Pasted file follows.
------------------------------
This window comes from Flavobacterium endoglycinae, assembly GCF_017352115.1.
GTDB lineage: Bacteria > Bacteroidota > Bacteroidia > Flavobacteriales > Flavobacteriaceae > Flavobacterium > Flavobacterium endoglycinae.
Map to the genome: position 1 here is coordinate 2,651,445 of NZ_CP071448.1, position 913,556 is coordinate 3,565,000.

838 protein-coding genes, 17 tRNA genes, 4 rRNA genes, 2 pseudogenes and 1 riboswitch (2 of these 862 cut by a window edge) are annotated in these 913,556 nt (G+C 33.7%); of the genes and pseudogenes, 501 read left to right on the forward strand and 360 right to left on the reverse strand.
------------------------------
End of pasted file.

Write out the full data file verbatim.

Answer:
This window comes from Flavobacterium endoglycinae, assembly GCF_017352115.1.
GTDB lineage: Bacteria > Bacteroidota > Bacteroidia > Flavobacteriales > Flavobacteriaceae > Flavobacterium > Flavobacterium endoglycinae.
Map to the genome: position 1 here is coordinate 2,651,445 of NZ_CP071448.1, position 913,556 is coordinate 3,565,000.

838 protein-coding genes, 17 tRNA genes, 4 rRNA genes, 2 pseudogenes and 1 riboswitch (2 of these 862 cut by a window edge) are annotated in these 913,556 nt (G+C 33.7%); of the genes and pseudogenes, 501 read left to right on the forward strand and 360 right to left on the reverse strand.